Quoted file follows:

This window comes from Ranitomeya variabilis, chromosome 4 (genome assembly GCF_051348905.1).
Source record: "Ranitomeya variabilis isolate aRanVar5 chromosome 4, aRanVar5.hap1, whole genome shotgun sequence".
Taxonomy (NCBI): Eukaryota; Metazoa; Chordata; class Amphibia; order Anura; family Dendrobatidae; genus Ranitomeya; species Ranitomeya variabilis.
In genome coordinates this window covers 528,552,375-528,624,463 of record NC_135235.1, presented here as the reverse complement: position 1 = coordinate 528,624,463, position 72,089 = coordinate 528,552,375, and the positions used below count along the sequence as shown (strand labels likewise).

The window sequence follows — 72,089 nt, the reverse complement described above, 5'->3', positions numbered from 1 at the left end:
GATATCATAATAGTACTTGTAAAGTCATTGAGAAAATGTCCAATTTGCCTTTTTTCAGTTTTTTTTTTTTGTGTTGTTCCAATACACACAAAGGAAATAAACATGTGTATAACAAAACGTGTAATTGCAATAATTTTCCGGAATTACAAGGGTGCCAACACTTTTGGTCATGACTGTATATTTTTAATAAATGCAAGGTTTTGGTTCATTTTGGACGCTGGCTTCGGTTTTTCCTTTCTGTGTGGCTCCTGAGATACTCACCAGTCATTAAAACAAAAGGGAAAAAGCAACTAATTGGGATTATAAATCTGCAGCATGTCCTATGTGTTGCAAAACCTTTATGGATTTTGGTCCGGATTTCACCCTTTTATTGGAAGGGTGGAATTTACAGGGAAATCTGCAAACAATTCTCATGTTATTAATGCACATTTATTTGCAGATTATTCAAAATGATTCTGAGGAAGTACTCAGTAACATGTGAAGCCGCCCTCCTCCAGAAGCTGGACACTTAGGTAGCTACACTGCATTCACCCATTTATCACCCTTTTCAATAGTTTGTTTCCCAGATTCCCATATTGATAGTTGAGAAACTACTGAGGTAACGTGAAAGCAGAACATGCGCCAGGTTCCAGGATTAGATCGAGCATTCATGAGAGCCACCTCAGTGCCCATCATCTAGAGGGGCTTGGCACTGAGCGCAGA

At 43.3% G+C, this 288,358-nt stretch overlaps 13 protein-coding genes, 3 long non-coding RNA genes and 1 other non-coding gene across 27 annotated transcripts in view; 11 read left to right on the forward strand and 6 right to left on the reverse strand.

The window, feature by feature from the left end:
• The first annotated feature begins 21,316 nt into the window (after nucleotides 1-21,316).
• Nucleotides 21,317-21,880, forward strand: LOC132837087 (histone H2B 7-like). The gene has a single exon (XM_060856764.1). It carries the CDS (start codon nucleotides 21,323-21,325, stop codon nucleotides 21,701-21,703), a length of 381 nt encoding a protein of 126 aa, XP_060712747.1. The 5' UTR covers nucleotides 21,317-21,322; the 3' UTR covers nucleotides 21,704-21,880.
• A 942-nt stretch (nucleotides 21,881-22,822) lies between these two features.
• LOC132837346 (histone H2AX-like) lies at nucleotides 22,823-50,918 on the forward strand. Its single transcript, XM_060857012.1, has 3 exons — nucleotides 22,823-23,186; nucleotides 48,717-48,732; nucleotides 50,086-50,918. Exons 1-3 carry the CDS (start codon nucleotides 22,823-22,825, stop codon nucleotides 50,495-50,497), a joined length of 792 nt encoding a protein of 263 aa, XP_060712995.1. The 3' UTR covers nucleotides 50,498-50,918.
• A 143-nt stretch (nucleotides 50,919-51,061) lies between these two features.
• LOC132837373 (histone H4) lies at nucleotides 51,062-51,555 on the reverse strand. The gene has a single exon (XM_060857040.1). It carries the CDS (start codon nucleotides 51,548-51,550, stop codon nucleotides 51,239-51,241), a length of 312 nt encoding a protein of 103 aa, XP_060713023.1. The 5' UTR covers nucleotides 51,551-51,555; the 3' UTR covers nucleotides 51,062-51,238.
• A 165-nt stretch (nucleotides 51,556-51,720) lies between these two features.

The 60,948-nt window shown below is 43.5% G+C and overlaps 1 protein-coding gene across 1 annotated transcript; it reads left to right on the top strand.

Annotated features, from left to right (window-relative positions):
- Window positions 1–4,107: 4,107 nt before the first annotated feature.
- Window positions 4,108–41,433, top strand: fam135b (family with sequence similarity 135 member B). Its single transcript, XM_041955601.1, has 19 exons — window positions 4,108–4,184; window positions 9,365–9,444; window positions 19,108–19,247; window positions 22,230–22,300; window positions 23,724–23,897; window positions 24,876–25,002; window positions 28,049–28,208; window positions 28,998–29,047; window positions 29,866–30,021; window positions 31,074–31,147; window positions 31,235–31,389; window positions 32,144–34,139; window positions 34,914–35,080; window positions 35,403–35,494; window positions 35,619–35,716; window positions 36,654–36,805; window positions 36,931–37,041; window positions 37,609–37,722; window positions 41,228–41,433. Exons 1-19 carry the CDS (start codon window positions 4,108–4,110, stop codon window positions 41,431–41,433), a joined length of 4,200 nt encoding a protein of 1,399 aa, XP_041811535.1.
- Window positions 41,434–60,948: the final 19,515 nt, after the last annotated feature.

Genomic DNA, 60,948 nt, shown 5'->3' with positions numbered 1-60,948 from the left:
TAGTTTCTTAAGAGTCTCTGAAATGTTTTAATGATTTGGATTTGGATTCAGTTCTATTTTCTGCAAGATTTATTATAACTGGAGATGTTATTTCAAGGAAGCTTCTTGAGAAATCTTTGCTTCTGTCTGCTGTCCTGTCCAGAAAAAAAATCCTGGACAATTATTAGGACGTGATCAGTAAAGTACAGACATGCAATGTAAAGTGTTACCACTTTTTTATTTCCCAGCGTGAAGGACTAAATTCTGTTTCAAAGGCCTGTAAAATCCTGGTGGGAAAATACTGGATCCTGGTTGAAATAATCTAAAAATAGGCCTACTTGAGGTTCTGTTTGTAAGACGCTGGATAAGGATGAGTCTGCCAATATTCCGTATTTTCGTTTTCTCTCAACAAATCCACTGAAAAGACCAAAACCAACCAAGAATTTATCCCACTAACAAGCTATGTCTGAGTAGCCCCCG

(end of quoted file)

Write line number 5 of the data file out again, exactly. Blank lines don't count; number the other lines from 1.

The window sequence follows — 72,089 nt, the reverse complement described above, 5'->3', positions numbered from 1 at the left end: